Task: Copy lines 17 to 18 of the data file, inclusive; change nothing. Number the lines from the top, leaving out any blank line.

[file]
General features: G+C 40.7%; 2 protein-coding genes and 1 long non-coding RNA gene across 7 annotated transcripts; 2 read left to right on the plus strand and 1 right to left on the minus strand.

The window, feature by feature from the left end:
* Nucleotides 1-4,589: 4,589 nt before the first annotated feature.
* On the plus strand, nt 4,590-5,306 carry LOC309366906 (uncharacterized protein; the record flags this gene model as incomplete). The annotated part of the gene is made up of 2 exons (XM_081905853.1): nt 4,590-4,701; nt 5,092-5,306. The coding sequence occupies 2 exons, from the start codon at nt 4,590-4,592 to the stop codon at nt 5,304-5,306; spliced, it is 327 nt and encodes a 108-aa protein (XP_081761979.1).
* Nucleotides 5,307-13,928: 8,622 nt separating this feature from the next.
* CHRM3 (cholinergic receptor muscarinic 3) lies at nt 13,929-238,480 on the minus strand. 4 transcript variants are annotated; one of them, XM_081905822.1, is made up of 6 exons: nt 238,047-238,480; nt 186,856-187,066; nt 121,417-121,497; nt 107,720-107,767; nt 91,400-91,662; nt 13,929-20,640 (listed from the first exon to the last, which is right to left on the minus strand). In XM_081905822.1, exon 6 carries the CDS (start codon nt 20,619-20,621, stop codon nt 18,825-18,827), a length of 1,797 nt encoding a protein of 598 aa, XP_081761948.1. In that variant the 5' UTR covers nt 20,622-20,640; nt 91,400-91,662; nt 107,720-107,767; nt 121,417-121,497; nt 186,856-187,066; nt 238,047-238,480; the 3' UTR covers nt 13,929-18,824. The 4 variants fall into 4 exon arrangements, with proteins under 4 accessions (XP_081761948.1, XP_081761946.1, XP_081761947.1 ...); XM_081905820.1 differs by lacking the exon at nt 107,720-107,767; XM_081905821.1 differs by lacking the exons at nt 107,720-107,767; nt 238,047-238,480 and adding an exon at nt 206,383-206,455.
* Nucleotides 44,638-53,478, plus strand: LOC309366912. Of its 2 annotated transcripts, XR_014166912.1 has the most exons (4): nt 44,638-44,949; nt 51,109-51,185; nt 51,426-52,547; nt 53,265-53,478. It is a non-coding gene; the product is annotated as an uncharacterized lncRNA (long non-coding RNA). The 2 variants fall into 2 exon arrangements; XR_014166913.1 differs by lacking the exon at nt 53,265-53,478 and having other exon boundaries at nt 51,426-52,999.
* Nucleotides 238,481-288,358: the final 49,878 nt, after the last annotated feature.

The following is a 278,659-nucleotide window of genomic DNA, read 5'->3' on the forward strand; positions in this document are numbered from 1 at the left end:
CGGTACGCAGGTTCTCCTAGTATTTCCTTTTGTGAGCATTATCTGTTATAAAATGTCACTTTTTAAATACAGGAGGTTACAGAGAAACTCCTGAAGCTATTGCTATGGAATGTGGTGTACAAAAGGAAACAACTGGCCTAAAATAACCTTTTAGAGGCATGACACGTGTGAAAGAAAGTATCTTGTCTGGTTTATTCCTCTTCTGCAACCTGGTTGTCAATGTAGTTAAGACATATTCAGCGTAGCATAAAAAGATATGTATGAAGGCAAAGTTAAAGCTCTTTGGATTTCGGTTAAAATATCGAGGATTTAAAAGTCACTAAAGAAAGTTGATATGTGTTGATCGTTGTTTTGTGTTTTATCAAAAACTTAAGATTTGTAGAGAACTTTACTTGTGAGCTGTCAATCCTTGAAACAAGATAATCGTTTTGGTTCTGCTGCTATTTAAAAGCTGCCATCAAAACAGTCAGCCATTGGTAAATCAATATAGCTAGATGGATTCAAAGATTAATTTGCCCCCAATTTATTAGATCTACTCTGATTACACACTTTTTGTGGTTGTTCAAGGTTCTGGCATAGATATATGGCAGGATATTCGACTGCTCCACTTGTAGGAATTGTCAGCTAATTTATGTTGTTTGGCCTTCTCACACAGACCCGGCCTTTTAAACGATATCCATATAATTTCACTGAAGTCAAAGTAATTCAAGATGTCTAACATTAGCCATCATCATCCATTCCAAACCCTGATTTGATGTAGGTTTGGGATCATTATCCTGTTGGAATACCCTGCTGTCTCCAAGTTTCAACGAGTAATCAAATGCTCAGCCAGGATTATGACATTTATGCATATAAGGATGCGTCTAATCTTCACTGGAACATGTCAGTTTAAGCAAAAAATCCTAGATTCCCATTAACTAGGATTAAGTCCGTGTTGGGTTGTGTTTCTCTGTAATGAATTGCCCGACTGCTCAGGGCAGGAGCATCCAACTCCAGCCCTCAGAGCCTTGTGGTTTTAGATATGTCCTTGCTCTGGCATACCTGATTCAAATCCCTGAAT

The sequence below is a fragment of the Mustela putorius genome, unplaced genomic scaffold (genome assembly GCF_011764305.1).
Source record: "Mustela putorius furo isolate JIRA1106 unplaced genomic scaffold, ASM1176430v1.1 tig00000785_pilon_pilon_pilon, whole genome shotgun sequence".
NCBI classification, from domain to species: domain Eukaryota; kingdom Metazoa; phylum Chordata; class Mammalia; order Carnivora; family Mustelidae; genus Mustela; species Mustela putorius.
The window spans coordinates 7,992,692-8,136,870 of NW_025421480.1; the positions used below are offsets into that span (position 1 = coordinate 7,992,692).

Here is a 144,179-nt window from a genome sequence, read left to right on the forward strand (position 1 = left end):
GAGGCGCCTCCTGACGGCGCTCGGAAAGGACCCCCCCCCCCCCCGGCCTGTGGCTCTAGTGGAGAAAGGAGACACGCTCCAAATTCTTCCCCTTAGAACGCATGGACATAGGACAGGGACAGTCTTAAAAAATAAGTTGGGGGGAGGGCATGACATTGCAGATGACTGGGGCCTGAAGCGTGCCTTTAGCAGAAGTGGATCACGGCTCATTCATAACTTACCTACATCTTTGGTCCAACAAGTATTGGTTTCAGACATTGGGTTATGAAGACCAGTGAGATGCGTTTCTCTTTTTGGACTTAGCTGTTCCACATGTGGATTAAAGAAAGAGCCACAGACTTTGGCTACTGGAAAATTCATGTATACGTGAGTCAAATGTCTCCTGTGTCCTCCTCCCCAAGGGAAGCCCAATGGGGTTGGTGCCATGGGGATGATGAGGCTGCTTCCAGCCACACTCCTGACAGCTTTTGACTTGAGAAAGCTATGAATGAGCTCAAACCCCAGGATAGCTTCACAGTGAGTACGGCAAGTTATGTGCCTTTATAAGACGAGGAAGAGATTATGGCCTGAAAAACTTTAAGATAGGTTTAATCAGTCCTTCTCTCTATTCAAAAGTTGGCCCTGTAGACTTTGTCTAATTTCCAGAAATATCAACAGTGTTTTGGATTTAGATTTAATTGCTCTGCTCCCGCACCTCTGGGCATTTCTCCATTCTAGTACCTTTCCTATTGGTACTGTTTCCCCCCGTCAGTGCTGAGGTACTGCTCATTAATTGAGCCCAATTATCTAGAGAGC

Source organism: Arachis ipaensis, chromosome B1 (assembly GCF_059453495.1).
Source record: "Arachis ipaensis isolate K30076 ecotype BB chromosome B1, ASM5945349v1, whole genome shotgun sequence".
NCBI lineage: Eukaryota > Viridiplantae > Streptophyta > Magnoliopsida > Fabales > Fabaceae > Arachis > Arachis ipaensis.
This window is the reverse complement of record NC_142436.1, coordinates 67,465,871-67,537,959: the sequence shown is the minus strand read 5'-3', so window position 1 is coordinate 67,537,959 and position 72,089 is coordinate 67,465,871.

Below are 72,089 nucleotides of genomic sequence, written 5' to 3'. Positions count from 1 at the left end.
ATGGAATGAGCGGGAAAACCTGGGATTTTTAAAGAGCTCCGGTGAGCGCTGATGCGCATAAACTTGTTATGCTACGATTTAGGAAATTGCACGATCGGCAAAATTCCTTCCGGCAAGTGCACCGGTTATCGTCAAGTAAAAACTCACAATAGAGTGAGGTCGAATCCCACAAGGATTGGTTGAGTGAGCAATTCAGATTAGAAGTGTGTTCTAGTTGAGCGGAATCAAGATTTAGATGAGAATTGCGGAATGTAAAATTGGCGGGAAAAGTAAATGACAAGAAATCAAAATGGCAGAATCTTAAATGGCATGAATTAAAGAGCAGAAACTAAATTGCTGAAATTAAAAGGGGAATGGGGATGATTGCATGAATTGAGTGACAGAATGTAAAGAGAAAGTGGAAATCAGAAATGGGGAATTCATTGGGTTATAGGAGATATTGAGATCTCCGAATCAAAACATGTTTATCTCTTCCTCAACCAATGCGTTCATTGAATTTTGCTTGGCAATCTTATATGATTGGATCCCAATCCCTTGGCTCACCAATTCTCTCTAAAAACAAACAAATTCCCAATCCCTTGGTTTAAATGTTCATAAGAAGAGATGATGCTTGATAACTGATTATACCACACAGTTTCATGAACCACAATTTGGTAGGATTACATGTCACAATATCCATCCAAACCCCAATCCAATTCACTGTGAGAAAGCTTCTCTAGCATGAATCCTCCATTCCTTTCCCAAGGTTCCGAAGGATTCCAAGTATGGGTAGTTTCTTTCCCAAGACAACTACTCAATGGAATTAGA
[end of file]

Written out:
Source organism: Arachis ipaensis, chromosome B1 (assembly GCF_059453495.1).
Source record: "Arachis ipaensis isolate K30076 ecotype BB chromosome B1, ASM5945349v1, whole genome shotgun sequence".